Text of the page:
On one level, this blog is a memoir, an autobiography of a slight adventure which took me from the polite society of Bath to one of the last great wildernesses in the British Isles, an empty corner of an empty corner of Ireland. On another, it is an attempt to make sense of a relationship between identity and landscape which is so intense that it still surprises me.
Other outsiders found the fragment of County Mayo that is Erris long before I came here, and I want to understand their experiences, the stories that tumble down every mountain and crash against every mile of seashore. Spaniards from the Armada were shipwrecked here more than four centuries ago; earnest Victorian anthropologists spent their summers measuring the bemused population to discover if they were examples of the legendary ‘Africanoid Celt’. Nationalists and philanthropists, Regency bucks and pioneering archaeologists and giants of twentieth-century literature all fell under the spell of what the Tudors described as ‘the remotest of all places’ and the nineteenth century dismissed as ‘a land of no promise’. Why? What is it about this land of no promise which promises so much?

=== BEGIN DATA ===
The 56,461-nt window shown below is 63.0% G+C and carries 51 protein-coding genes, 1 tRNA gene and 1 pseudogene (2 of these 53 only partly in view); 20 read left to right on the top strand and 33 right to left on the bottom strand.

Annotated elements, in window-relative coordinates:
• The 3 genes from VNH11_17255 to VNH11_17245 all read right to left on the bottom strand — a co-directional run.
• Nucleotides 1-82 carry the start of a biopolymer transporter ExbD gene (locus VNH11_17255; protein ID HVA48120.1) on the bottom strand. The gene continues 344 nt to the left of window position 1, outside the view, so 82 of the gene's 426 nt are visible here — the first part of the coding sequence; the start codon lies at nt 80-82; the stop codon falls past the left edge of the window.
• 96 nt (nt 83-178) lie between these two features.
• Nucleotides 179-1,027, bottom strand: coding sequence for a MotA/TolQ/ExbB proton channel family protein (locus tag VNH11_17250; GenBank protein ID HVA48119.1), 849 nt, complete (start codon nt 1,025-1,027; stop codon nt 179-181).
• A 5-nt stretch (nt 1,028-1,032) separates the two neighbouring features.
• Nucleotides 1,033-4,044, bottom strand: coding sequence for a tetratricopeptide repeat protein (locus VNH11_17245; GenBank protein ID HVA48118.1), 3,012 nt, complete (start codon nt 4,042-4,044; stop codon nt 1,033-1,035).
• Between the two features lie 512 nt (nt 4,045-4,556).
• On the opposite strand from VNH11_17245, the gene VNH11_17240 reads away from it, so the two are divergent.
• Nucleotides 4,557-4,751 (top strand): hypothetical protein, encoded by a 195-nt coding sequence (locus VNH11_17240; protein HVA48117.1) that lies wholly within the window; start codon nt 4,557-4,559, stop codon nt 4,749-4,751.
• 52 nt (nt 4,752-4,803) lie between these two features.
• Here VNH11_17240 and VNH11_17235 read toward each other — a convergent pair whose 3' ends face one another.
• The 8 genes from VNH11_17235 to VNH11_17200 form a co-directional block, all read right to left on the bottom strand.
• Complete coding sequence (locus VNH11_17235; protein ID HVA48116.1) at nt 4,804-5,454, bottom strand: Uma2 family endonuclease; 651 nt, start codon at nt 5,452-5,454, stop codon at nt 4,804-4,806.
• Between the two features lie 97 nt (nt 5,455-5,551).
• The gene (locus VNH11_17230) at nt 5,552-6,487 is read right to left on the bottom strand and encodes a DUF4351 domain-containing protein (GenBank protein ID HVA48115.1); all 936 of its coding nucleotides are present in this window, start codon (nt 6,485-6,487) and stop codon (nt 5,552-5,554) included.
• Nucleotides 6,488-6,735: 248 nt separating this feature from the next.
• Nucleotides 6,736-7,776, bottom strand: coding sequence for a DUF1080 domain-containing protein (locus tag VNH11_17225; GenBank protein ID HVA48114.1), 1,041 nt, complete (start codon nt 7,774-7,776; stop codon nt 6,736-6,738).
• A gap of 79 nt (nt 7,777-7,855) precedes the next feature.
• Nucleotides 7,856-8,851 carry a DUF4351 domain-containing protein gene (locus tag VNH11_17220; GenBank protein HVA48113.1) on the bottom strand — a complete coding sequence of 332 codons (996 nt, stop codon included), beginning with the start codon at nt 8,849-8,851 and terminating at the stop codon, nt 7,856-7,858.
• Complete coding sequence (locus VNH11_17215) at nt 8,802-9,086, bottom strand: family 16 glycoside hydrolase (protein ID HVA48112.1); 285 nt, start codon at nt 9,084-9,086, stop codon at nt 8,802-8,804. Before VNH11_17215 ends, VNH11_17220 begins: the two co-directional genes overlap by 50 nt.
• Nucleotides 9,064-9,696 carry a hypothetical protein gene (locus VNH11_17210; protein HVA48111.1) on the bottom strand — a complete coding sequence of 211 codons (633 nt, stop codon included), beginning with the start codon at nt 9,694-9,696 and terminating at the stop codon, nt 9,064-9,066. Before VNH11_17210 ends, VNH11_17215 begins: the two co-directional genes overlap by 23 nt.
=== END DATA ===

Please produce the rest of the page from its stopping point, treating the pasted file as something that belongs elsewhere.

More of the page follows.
That question is at the heart of what I’m trying to do, just as it is at the heart of the place itself. Every time I leave Erris, I ask myself how it would be if I never went back. The past would still be there, and the mountains and the sound of the waves and the hare glimpsed as it bounds over the blanket bog. All that would change would be my absence, an emptiness where I once was.
That loss would mean nothing to Erris. It would mean the world to me.